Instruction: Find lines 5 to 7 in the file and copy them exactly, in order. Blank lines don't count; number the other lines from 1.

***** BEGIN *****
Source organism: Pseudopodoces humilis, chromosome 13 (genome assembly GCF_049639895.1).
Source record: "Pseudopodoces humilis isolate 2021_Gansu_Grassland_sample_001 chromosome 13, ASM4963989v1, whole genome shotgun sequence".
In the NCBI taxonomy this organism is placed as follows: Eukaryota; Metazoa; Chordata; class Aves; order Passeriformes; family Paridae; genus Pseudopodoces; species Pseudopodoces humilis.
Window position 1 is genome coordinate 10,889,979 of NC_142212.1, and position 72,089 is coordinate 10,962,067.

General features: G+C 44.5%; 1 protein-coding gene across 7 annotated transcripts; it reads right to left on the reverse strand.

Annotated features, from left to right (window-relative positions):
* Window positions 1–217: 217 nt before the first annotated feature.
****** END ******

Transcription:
General features: G+C 44.5%; 1 protein-coding gene across 7 annotated transcripts; it reads right to left on the reverse strand.

Annotated features, from left to right (window-relative positions):
* Window positions 1–217: 217 nt before the first annotated feature.